Talking to Children

When you ask a child, “Would you pick up your toys?” and your intention is to have the child pick up his or her toys, you are asking the child what he or she wants, and one of those choices could be “No.” Hence, you have now entered into a power struggle.
Instead, use these strategies for gaining cooperation:
* Use a warning: “In two minutes, it will be time to clean up.”
* Give a time choice: “Would you like to pick up your toys now, or after you finish coloring your paper?”
* Use partnership: “We can put the toys away together!”
* Use empowerment: “I bet you can pick up all these toys by yourself because I have seen you do it before!”
* Give another choice: “What would you rather do – put the toys on the shelf or in the box?”
Avoid using the word “NEED.”
For example, “You NEED to pick up your toys!” or “I need you to cooperate with me.” are not really true statements. No one “needs” to do anything.
What you are trying to say is that you would like them to pick up their toys. But, as noted above, there is a choice response of “no” when making the request.
Instead, use these strategies for gaining cooperation:
* Bring up a natural consequence:
“I am afraid that someone will step on these toys and break them. Where do they belong?”
* Do a rule reminder:
“Remember that we have to pick up the toys before we can go on the outing. Let’s hurry so we are not late!”
Talk to your children and teens about safety:
* Teach them body safety
* Teach them cyber safety
* Teach them about drugs and sex
* Teach them what to do if something happens
In all communication, remember the following:
* It is important to speak in a familiar and kind voice.
* Speak directly to the child, bend down to a face-to-face level, and don’t give directions from across a room.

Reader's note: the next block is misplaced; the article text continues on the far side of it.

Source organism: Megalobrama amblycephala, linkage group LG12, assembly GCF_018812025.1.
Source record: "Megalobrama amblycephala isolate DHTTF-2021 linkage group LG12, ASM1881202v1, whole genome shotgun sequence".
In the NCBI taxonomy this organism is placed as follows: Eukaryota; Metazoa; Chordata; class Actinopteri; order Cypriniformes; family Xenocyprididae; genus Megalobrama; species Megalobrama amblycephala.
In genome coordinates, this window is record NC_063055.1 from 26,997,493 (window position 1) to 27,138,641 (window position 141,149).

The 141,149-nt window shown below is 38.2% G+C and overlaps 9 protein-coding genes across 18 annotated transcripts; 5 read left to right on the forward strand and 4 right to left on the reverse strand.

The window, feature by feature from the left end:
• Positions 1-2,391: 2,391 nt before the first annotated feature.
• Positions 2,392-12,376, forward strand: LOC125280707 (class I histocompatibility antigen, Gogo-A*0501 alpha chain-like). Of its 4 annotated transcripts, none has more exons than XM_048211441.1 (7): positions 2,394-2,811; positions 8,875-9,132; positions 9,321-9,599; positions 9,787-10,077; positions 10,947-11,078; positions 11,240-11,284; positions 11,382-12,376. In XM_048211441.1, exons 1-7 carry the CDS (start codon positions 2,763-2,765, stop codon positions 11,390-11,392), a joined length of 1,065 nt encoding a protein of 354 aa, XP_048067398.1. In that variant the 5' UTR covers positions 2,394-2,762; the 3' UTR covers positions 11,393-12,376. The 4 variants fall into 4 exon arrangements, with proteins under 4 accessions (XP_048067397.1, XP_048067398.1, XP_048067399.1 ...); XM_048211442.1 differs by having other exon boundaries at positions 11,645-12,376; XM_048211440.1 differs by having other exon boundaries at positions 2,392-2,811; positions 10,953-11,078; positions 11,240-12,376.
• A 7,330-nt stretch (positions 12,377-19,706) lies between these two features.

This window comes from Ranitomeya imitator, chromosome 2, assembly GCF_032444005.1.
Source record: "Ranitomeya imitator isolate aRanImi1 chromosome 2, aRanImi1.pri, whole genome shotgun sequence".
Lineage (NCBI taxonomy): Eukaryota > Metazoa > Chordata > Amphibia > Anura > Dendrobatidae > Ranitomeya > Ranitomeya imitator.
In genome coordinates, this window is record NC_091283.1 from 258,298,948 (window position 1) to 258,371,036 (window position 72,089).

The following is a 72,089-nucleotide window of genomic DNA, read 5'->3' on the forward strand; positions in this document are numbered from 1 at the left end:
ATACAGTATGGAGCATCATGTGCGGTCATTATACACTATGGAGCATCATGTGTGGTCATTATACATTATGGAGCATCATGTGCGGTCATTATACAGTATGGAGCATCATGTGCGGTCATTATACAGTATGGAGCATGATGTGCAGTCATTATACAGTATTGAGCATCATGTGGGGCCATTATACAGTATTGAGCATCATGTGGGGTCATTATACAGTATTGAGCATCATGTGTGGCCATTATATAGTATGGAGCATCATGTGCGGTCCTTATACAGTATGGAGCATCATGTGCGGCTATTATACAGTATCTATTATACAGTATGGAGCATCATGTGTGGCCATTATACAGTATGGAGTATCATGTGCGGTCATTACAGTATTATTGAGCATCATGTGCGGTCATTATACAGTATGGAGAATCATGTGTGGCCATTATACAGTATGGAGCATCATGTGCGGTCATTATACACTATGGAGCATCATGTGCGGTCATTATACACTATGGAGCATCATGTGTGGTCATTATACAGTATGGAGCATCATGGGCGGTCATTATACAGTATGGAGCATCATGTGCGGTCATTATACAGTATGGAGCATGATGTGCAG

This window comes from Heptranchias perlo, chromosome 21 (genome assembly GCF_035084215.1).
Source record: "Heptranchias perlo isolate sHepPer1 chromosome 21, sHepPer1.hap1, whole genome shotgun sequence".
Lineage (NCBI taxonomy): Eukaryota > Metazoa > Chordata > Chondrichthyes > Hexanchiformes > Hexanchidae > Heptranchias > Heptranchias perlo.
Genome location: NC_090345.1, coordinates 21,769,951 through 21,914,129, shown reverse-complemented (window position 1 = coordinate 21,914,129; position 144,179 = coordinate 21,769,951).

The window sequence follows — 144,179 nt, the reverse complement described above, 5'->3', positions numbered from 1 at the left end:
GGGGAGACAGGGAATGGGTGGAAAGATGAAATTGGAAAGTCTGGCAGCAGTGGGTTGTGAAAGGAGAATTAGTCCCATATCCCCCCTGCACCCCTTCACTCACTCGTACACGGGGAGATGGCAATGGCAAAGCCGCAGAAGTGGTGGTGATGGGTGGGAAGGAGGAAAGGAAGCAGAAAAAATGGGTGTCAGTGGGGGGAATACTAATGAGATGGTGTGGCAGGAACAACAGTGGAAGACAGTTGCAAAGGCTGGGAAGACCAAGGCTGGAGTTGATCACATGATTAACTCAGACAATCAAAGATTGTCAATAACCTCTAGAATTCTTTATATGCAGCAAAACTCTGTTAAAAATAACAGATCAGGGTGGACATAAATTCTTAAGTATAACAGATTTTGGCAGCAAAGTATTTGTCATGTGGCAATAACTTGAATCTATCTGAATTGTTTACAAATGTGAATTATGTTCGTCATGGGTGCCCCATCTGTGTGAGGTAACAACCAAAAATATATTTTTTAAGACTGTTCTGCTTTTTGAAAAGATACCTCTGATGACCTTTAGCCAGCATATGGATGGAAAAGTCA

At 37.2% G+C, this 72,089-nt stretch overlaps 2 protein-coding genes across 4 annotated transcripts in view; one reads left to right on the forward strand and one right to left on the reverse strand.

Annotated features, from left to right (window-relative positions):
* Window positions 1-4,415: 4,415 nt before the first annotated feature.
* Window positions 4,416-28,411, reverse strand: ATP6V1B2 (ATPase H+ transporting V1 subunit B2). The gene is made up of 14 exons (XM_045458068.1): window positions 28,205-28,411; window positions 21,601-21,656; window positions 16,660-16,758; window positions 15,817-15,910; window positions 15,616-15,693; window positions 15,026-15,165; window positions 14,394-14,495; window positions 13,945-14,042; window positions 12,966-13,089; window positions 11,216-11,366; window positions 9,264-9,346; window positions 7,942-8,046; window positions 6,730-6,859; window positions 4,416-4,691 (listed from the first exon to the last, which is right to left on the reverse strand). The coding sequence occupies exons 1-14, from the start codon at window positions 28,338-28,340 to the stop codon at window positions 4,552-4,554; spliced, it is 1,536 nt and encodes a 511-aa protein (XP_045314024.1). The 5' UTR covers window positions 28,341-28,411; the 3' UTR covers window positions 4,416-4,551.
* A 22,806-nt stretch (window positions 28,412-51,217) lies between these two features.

* Remember that framing things in a positive way will in turn be a model of behavior for the child to follow.
* DO NOT give the child a choice if he or she does not really have one.
* DO NOT compare children (“Johnny can pick up HIS toys”).
* DO NOT impose guilt (“Only lazy children leave their toys on the floor”).
* DO NOT impose inferiority (“You are a big boy/girl now. It ‘s time for you to act like one”).

Modeling behavior is very important for children. Minimize your usage of “no” and “don’t”.
If a child constantly hears “no” and “don’t,” he will imitate by repeating “no” and “I won’t.”

Positive Phrases*

Say this: Instead of:
Sit down when you slide. Don’t stand up when you slide.
Dig in the sand. Don’t throw the sand.
Use both hands when you climb. You’ll fall if you don’t watch out.
Let’s put the stick in the trash. Don’t play with the stick, someone will get hurt.
Turn the pages carefully. Don’t tear the book.
Talk in a quiet voice. Don’t shout.
Drink out of your own glass. Don’t bother the other children.
Be sure the ladder is safe. You might fall.
Walk down the hallway. No running.
Move back on your rug. The other kids can’t see with you in the way.

*Adapted from Betsy Lazerow

Father & Daughter